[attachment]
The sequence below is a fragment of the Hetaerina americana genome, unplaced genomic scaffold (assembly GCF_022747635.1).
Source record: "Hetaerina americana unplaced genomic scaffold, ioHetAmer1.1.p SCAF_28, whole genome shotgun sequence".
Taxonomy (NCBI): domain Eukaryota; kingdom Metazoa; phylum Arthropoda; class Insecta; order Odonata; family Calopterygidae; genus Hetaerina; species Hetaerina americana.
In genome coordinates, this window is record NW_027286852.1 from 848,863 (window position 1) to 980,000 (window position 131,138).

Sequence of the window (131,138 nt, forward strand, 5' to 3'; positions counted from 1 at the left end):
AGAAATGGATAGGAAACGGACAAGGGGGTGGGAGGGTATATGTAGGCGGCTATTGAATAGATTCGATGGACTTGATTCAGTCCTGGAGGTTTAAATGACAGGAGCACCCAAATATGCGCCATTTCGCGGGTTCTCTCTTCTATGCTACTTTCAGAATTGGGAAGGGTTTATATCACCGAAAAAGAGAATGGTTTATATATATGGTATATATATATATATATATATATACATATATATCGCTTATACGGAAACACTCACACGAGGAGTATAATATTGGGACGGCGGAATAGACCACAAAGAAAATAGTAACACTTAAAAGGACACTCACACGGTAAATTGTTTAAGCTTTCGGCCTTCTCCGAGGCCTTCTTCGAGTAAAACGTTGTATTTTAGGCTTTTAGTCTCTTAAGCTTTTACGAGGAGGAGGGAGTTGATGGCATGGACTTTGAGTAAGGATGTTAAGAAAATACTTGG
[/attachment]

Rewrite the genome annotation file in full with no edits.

The sequence below is a fragment of the Hetaerina americana genome, unplaced genomic scaffold (assembly GCF_022747635.1).
Source record: "Hetaerina americana unplaced genomic scaffold, ioHetAmer1.1.p SCAF_28, whole genome shotgun sequence".
Taxonomy (NCBI): domain Eukaryota; kingdom Metazoa; phylum Arthropoda; class Insecta; order Odonata; family Calopterygidae; genus Hetaerina; species Hetaerina americana.
In genome coordinates, this window is record NW_027286852.1 from 848,863 (window position 1) to 980,000 (window position 131,138).

Sequence of the window (131,138 nt, forward strand, 5' to 3'; positions counted from 1 at the left end):
AGAAATGGATAGGAAACGGACAAGGGGGTGGGAGGGTATATGTAGGCGGCTATTGAATAGATTCGATGGACTTGATTCAGTCCTGGAGGTTTAAATGACAGGAGCACCCAAATATGCGCCATTTCGCGGGTTCTCTCTTCTATGCTACTTTCAGAATTGGGAAGGGTTTATATCACCGAAAAAGAGAATGGTTTATATATATGGTATATATATATATATATATATATACATATATATCGCTTATACGGAAACACTCACACGAGGAGTATAATATTGGGACGGCGGAATAGACCACAAAGAAAATAGTAACACTTAAAAGGACACTCACACGGTAAATTGTTTAAGCTTTCGGCCTTCTCCGAGGCCTTCTTCGAGTAAAACGTTGTATTTTAGGCTTTTAGTCTCTTAAGCTTTTACGAGGAGGAGGGAGTTGATGGCATGGACTTTGAGTAAGGATGTTAAGAAAATACTTGG